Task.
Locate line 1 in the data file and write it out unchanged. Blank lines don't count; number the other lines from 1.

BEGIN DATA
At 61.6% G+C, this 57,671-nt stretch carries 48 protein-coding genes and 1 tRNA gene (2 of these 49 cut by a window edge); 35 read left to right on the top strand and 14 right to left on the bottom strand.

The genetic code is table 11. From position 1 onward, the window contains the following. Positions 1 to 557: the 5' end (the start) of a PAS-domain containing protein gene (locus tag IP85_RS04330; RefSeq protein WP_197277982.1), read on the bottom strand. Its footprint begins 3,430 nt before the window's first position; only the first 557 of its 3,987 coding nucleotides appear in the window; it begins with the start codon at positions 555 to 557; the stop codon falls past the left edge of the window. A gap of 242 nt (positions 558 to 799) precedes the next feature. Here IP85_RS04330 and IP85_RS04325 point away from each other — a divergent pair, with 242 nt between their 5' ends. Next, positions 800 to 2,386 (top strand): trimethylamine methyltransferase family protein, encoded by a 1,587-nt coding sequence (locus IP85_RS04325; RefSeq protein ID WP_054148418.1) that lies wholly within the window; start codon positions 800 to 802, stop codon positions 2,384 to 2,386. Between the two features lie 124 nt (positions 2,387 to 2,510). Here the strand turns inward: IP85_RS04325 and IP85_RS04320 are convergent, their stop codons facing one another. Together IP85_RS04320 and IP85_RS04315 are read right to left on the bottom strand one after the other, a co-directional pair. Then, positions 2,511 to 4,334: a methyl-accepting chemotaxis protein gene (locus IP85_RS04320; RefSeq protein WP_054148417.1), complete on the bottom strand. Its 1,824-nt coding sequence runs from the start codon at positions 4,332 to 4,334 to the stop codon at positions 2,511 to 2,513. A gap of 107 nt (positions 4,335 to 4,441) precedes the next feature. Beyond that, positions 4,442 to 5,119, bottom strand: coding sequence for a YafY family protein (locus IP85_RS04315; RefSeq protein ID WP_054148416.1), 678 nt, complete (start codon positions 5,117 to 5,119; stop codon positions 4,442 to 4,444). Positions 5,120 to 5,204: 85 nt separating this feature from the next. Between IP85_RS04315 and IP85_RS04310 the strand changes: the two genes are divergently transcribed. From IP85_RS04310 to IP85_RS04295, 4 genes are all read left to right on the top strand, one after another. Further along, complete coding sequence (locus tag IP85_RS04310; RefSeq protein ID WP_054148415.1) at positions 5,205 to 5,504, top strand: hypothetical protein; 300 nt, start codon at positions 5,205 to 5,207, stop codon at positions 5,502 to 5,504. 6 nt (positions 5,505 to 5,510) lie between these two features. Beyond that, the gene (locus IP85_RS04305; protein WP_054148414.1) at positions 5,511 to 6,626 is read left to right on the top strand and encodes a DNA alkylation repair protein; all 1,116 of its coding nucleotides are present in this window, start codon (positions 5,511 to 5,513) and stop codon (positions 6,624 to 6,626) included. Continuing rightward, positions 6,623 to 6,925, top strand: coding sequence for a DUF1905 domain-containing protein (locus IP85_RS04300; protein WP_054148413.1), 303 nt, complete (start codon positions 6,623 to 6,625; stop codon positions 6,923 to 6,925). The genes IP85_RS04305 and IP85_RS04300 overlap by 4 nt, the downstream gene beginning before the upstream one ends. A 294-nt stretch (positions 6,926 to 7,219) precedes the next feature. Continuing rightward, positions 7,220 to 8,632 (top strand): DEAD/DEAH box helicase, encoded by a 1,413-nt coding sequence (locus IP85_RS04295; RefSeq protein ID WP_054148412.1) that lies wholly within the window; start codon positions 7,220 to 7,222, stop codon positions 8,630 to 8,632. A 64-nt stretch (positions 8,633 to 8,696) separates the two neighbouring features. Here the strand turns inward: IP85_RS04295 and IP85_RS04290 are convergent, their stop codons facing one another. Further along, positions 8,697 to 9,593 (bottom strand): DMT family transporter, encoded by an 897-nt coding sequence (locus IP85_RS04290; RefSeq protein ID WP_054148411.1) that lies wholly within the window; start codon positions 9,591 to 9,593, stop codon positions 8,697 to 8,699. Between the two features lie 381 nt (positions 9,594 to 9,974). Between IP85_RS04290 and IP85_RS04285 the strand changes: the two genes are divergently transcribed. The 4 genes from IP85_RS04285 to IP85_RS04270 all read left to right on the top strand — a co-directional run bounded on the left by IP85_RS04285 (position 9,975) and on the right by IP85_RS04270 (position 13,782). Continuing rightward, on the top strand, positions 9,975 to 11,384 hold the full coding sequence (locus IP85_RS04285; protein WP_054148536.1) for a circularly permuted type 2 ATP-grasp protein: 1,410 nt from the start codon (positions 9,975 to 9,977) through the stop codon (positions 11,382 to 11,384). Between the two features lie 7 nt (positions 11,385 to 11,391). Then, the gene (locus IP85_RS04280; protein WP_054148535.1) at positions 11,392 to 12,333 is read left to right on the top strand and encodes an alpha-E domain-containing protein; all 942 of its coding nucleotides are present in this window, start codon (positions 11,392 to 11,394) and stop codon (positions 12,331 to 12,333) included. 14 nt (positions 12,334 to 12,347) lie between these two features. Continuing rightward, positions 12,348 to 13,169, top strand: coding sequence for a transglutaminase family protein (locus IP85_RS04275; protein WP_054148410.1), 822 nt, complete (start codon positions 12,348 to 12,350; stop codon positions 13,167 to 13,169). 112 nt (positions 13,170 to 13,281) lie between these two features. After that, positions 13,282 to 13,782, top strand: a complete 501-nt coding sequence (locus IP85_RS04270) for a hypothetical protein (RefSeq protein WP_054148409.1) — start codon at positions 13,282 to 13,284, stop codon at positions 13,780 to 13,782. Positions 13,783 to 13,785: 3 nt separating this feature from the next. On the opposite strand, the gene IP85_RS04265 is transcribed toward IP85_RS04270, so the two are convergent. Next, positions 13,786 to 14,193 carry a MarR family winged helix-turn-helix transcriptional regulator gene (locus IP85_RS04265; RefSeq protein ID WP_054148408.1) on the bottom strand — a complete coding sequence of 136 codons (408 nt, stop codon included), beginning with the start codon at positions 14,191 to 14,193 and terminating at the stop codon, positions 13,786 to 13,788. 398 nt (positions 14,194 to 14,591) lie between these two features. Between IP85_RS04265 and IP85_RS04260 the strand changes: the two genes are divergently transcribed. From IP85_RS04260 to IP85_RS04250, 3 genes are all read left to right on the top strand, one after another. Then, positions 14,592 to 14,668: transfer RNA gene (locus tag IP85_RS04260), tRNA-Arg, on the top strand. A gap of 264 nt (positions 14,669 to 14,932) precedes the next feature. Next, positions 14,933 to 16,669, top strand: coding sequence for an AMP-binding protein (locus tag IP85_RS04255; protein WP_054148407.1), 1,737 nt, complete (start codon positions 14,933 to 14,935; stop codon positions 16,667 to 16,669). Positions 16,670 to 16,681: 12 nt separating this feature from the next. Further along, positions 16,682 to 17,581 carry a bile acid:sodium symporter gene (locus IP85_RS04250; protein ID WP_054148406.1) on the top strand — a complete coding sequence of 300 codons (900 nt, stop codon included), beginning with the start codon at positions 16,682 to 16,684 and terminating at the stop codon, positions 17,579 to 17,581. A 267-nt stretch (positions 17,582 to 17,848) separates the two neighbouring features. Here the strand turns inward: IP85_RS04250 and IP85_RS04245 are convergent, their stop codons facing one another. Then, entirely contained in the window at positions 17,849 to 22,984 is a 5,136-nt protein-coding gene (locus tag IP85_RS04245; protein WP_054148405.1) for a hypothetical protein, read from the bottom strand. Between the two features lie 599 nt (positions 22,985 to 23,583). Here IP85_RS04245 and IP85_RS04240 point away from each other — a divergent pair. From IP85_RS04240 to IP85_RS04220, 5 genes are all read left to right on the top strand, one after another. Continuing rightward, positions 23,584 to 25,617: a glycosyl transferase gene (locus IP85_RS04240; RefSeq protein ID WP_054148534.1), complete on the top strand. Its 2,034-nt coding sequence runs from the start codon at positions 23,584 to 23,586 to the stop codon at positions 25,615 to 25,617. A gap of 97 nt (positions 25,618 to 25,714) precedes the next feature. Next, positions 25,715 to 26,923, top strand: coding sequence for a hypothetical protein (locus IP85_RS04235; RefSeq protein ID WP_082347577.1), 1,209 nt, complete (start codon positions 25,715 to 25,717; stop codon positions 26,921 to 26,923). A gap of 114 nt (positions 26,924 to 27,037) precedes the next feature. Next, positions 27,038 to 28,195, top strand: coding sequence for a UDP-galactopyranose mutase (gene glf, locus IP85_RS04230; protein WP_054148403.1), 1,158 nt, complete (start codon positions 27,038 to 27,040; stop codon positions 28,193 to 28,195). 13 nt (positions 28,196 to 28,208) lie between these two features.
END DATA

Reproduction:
At 61.6% G+C, this 57,671-nt stretch carries 48 protein-coding genes and 1 tRNA gene (2 of these 49 cut by a window edge); 35 read left to right on the top strand and 14 right to left on the bottom strand.